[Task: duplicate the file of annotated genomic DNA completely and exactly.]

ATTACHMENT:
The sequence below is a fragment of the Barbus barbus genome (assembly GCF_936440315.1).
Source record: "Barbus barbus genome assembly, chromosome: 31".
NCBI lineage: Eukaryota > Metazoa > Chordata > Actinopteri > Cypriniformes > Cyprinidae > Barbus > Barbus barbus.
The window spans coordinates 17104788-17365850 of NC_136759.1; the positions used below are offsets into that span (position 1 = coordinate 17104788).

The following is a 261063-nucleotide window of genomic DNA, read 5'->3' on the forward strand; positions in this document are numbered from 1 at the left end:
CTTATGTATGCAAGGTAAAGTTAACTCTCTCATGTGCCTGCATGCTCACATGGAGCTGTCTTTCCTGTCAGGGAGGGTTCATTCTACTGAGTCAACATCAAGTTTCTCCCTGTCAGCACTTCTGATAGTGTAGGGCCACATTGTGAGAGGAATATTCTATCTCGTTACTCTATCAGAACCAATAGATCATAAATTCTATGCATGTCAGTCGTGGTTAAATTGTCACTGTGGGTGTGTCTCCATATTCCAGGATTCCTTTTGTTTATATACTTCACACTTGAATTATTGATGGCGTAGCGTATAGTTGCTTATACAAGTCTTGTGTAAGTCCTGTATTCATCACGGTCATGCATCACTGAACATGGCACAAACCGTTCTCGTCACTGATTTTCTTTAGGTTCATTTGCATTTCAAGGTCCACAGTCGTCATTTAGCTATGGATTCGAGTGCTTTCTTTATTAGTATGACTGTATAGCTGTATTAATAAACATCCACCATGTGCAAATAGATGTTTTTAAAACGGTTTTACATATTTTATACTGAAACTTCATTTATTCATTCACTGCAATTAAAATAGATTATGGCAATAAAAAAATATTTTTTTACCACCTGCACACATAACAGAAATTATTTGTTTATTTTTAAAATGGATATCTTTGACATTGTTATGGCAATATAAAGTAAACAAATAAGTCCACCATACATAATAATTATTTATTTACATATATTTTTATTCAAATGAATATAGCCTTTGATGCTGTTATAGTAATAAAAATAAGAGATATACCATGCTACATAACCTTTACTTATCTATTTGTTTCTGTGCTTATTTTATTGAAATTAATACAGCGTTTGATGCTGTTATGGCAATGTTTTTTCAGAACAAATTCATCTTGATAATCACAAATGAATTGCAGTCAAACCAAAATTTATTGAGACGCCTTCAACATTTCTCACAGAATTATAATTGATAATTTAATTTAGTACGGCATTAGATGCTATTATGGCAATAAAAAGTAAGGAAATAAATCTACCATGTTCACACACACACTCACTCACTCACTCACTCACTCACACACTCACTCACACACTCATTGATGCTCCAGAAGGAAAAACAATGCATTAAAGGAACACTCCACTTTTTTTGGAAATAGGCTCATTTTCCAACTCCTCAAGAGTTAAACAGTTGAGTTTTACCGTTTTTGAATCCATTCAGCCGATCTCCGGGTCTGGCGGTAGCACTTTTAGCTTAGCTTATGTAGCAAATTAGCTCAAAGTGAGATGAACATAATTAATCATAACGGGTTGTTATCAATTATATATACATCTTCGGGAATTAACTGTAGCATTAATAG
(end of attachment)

The sequence below is a fragment of the Barbus barbus genome (assembly GCF_936440315.1).
Source record: "Barbus barbus genome assembly, chromosome: 31".
NCBI lineage: Eukaryota > Metazoa > Chordata > Actinopteri > Cypriniformes > Cyprinidae > Barbus > Barbus barbus.
The window spans coordinates 17104788-17365850 of NC_136759.1; the positions used below are offsets into that span (position 1 = coordinate 17104788).

The following is a 261063-nucleotide window of genomic DNA, read 5'->3' on the forward strand; positions in this document are numbered from 1 at the left end:
CTTATGTATGCAAGGTAAAGTTAACTCTCTCATGTGCCTGCATGCTCACATGGAGCTGTCTTTCCTGTCAGGGAGGGTTCATTCTACTGAGTCAACATCAAGTTTCTCCCTGTCAGCACTTCTGATAGTGTAGGGCCACATTGTGAGAGGAATATTCTATCTCGTTACTCTATCAGAACCAATAGATCATAAATTCTATGCATGTCAGTCGTGGTTAAATTGTCACTGTGGGTGTGTCTCCATATTCCAGGATTCCTTTTGTTTATATACTTCACACTTGAATTATTGATGGCGTAGCGTATAGTTGCTTATACAAGTCTTGTGTAAGTCCTGTATTCATCACGGTCATGCATCACTGAACATGGCACAAACCGTTCTCGTCACTGATTTTCTTTAGGTTCATTTGCATTTCAAGGTCCACAGTCGTCATTTAGCTATGGATTCGAGTGCTTTCTTTATTAGTATGACTGTATAGCTGTATTAATAAACATCCACCATGTGCAAATAGATGTTTTTAAAACGGTTTTACATATTTTATACTGAAACTTCATTTATTCATTCACTGCAATTAAAATAGATTATGGCAATAAAAAAATATTTTTTTACCACCTGCACACATAACAGAAATTATTTGTTTATTTTTAAAATGGATATCTTTGACATTGTTATGGCAATATAAAGTAAACAAATAAGTCCACCATACATAATAATTATTTATTTACATATATTTTTATTCAAATGAATATAGCCTTTGATGCTGTTATAGTAATAAAAATAAGAGATATACCATGCTACATAACCTTTACTTATCTATTTGTTTCTGTGCTTATTTTATTGAAATTAATACAGCGTTTGATGCTGTTATGGCAATGTTTTTTCAGAACAAATTCATCTTGATAATCACAAATGAATTGCAGTCAAACCAAAATTTATTGAGACGCCTTCAACATTTCTCACAGAATTATAATTGATAATTTAATTTAGTACGGCATTAGATGCTATTATGGCAATAAAAAGTAAGGAAATAAATCTACCATGTTCACACACACACTCACTCACTCACTCACTCACTCACACACTCACTCACACACTCATTGATGCTCCAGAAGGAAAAACAATGCATTAAAGGAACACTCCACTTTTTTTGGAAATAGGCTCATTTTCCAACTCCTCAAGAGTTAAACAGTTGAGTTTTACCGTTTTTGAATCCATTCAGCCGATCTCCGGGTCTGGCGGTAGCACTTTTAGCTTAGCTTATGTAGCAAATTAGCTCAAAGTGAGATGAACATAATTAATCATAACGGGTTGTTATCAATTATATATACATCTTCGGGAATTAACTGTAGCATTAATAG